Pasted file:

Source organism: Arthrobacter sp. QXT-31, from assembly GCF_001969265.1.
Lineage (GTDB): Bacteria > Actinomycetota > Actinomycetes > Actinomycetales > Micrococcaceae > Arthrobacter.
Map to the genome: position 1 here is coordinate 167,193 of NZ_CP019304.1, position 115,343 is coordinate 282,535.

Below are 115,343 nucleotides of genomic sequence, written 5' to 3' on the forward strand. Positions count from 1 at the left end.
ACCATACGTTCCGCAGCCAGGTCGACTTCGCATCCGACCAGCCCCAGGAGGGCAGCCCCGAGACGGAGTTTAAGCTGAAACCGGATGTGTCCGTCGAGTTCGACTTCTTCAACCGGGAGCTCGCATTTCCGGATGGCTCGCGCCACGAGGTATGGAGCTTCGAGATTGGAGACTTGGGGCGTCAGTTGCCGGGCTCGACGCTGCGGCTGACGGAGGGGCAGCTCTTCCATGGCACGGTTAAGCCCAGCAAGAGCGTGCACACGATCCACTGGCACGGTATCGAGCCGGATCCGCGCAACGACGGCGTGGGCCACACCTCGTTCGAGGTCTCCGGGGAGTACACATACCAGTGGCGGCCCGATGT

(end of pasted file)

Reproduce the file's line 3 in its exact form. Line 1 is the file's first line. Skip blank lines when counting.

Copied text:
Map to the genome: position 1 here is coordinate 167,193 of NZ_CP019304.1, position 115,343 is coordinate 282,535.